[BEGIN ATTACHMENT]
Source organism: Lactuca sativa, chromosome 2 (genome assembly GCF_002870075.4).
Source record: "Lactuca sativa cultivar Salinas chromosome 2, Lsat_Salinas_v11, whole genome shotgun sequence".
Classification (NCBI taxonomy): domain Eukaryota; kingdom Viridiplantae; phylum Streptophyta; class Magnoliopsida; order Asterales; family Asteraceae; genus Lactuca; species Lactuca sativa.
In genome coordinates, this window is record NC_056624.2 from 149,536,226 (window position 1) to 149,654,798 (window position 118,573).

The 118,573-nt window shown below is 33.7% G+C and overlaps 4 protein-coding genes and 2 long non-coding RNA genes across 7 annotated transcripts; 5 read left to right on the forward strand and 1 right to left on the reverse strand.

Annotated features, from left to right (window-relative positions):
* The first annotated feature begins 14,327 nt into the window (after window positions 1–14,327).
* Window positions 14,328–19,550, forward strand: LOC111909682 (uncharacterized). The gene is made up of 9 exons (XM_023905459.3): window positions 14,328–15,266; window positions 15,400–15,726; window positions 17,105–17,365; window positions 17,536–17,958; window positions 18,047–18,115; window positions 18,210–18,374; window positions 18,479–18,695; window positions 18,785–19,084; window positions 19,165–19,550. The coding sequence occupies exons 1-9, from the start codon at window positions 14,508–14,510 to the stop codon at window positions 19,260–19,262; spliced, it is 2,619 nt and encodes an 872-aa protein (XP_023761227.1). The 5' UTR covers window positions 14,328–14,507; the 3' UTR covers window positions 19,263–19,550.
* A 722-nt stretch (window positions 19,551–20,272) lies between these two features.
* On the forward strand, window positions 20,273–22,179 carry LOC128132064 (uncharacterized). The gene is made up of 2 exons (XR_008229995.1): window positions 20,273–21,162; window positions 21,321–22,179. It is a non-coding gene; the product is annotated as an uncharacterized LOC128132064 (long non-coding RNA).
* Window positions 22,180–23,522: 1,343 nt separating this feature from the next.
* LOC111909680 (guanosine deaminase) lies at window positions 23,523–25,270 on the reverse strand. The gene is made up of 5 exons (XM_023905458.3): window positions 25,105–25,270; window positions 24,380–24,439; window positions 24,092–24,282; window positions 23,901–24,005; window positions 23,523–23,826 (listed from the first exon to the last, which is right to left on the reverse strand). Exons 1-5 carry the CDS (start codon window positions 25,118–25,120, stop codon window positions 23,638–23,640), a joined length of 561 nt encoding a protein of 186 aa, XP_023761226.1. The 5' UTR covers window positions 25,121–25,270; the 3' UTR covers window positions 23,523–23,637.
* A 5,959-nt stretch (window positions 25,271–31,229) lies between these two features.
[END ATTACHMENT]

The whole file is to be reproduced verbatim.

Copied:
Source organism: Lactuca sativa, chromosome 2 (genome assembly GCF_002870075.4).
Source record: "Lactuca sativa cultivar Salinas chromosome 2, Lsat_Salinas_v11, whole genome shotgun sequence".
Classification (NCBI taxonomy): domain Eukaryota; kingdom Viridiplantae; phylum Streptophyta; class Magnoliopsida; order Asterales; family Asteraceae; genus Lactuca; species Lactuca sativa.
In genome coordinates, this window is record NC_056624.2 from 149,536,226 (window position 1) to 149,654,798 (window position 118,573).

The 118,573-nt window shown below is 33.7% G+C and overlaps 4 protein-coding genes and 2 long non-coding RNA genes across 7 annotated transcripts; 5 read left to right on the forward strand and 1 right to left on the reverse strand.

Annotated features, from left to right (window-relative positions):
* The first annotated feature begins 14,327 nt into the window (after window positions 1–14,327).
* Window positions 14,328–19,550, forward strand: LOC111909682 (uncharacterized). The gene is made up of 9 exons (XM_023905459.3): window positions 14,328–15,266; window positions 15,400–15,726; window positions 17,105–17,365; window positions 17,536–17,958; window positions 18,047–18,115; window positions 18,210–18,374; window positions 18,479–18,695; window positions 18,785–19,084; window positions 19,165–19,550. The coding sequence occupies exons 1-9, from the start codon at window positions 14,508–14,510 to the stop codon at window positions 19,260–19,262; spliced, it is 2,619 nt and encodes an 872-aa protein (XP_023761227.1). The 5' UTR covers window positions 14,328–14,507; the 3' UTR covers window positions 19,263–19,550.
* A 722-nt stretch (window positions 19,551–20,272) lies between these two features.
* On the forward strand, window positions 20,273–22,179 carry LOC128132064 (uncharacterized). The gene is made up of 2 exons (XR_008229995.1): window positions 20,273–21,162; window positions 21,321–22,179. It is a non-coding gene; the product is annotated as an uncharacterized LOC128132064 (long non-coding RNA).
* Window positions 22,180–23,522: 1,343 nt separating this feature from the next.
* LOC111909680 (guanosine deaminase) lies at window positions 23,523–25,270 on the reverse strand. The gene is made up of 5 exons (XM_023905458.3): window positions 25,105–25,270; window positions 24,380–24,439; window positions 24,092–24,282; window positions 23,901–24,005; window positions 23,523–23,826 (listed from the first exon to the last, which is right to left on the reverse strand). Exons 1-5 carry the CDS (start codon window positions 25,118–25,120, stop codon window positions 23,638–23,640), a joined length of 561 nt encoding a protein of 186 aa, XP_023761226.1. The 5' UTR covers window positions 25,121–25,270; the 3' UTR covers window positions 23,523–23,637.
* A 5,959-nt stretch (window positions 25,271–31,229) lies between these two features.